Resources and banks look set to keep the Australian share market in bear territory Another week, another dead cat bounce. After Monday’s 177-point relief rally, the benchmark All Ordinaries Index fell 84 points yesterday and is well on its way to erasing the remainder of the gain today. The US Government bailout of Fannie Mae and Freddie Mac isn’t going to end the credit crisis. In the words of Michael Lewitt from Hedgemony Capital Management, it might, in fact, be more like the ‘end of the beginning of the end’.
There’s plenty that can go wrong from here. Lewitt anticipates the second phase of the credit cycle being ‘long and protracted’ as sources of new capital dry up. Sovereign wealth funds, scarred by their lost billions from round one, won’t be coming back for round two. As he puts it:
‘In the second phase, which is just beginning, such capital is no longer available due to the realization that the potential losses facing these institutions are much larger than originally envisioned … The second phase of the credit crisis will claim many victims. Some of these unfortunates will not be surprises (ie regional banks that fail); others will be more unexpected (ie one or more large financial institutions). Certain investment strategies will come under a great deal of pressure, particularly those that have been most highly regarded in recent years – private equity and distressed investing.’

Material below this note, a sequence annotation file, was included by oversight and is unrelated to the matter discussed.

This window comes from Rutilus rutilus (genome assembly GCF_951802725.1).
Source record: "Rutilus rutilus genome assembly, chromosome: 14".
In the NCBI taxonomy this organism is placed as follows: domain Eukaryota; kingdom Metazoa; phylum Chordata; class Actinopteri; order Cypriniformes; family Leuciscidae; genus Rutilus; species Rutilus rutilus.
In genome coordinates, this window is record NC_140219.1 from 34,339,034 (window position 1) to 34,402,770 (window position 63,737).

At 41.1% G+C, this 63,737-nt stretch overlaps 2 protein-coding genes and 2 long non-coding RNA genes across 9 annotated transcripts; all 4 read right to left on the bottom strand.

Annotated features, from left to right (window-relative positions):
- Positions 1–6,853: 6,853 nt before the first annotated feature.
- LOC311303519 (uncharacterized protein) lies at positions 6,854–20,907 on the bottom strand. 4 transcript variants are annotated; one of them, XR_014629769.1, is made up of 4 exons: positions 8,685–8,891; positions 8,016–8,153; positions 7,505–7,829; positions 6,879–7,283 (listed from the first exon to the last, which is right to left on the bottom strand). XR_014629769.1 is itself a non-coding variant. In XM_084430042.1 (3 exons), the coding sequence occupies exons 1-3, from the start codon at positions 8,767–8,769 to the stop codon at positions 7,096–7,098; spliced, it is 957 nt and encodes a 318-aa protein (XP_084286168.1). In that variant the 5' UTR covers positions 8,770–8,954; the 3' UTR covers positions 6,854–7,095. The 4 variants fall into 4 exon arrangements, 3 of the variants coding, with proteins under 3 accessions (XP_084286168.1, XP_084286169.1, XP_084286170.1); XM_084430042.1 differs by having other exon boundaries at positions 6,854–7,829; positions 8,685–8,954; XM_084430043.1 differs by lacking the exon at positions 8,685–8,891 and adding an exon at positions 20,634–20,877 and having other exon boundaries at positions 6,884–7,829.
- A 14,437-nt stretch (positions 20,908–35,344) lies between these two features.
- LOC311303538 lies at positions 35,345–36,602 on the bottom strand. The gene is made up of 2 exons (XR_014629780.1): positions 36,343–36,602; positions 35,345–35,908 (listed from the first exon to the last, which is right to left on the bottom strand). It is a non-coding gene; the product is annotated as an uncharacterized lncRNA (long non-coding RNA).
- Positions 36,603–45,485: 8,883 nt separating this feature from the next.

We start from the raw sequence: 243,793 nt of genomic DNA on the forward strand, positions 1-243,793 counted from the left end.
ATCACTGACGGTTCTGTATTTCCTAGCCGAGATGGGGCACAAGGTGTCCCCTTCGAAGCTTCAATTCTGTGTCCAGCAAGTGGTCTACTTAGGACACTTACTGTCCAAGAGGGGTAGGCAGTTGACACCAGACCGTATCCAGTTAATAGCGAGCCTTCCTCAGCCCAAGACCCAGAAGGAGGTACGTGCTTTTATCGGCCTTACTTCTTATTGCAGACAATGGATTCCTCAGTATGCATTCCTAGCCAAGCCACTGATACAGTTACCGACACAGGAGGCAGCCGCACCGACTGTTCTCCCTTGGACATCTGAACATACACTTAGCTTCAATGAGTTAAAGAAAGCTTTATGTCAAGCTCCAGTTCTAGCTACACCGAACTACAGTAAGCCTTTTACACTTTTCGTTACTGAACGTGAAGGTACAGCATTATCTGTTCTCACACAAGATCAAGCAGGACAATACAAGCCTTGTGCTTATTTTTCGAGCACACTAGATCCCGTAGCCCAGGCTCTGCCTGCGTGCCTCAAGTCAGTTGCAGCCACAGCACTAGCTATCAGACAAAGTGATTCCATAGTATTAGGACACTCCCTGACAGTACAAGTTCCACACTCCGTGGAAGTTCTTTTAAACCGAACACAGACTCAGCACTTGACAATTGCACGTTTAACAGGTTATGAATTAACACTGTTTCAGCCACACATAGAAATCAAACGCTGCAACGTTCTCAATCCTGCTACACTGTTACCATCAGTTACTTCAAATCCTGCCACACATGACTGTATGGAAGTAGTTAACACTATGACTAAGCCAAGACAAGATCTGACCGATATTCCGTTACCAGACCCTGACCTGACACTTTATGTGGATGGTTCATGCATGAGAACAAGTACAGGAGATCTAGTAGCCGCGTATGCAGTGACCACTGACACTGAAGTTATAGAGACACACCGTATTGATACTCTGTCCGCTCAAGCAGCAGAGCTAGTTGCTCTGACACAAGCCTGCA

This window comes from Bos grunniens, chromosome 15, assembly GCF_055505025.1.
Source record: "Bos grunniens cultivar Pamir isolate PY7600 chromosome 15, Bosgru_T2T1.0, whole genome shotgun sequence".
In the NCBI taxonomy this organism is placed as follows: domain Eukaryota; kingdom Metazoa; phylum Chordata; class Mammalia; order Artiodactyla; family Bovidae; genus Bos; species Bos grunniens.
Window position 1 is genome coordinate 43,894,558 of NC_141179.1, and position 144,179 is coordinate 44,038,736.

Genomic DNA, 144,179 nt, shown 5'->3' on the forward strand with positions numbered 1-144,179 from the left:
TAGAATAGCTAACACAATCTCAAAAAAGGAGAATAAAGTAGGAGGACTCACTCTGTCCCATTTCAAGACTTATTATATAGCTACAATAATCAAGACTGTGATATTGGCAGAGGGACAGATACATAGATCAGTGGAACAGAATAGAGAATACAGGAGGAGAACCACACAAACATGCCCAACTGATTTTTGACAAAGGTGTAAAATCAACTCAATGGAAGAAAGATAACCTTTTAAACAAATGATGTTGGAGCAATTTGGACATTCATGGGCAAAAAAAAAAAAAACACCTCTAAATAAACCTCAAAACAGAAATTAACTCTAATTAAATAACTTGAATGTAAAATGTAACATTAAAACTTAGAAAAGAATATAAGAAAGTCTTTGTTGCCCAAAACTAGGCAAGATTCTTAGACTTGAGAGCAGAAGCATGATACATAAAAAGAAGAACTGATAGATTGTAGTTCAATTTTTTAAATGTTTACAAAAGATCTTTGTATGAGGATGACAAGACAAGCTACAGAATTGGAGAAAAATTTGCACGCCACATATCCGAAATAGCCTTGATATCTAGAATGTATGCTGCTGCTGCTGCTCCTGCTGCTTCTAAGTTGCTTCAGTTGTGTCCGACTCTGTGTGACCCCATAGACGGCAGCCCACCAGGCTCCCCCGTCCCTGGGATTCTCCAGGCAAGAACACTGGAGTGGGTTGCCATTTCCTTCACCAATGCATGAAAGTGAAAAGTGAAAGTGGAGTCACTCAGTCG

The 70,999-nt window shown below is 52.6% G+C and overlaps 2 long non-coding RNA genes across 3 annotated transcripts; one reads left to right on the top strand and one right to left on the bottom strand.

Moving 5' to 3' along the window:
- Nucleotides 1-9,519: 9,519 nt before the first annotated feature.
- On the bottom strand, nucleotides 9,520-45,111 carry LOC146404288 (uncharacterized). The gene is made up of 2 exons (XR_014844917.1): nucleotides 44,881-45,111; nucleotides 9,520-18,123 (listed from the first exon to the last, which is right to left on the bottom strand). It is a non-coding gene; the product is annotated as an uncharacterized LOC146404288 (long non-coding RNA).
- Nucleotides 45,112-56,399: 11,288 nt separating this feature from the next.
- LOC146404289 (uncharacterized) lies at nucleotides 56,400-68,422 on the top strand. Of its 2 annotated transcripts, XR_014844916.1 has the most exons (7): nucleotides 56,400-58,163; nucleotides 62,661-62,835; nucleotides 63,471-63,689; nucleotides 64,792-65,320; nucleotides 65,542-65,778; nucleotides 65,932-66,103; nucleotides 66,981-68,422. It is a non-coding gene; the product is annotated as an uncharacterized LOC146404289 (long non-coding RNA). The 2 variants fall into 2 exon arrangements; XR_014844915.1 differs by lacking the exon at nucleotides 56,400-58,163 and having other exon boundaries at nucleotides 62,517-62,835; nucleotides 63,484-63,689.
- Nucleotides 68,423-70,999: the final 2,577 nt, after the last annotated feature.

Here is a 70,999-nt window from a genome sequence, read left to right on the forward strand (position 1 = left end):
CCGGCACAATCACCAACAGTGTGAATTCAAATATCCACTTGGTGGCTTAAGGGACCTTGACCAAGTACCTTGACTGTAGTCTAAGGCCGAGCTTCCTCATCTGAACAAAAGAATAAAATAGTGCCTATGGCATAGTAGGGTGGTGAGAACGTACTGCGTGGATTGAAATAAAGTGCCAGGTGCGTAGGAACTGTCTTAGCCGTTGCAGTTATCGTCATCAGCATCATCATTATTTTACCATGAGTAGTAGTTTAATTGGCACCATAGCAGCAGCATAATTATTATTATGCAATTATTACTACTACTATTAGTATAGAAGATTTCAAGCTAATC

Australia’s banks are not immune. The lending practices of Australia’s banks may have been more restrained than their US and European peers but they’ve hardly been conservative. Margin lending fiascos, a leveraged infrastructure meltdown and the collapse of Centro and ABC Learning Centres represent the beginning of Australia’s own credit crisis. And we may have the unwinding of our own highly regarded investment strategy to contend with. Our big diversified miners are priced for perfection, but while the world may unfold as the bulls expect, that’s only one of a range of possible outcomes – and you’re paying dearly for it. BHP trades on 12 times last year’s record profits and 116 times the 31 cents per share it made in 2003. Believe it or not, China existed in 2003 and its economy had been growing at an average of 10% pa for the previous 25 years. Investing in commodity producers isn’t a risk-free game. At current prices for BHP and Rio, it’s quite the opposite. Predicting markets is futile but, with resources and banks making up such a large portion of the Australian market, there are enough unresolved issues out there to suggest the bear won’t be leaving us just yet.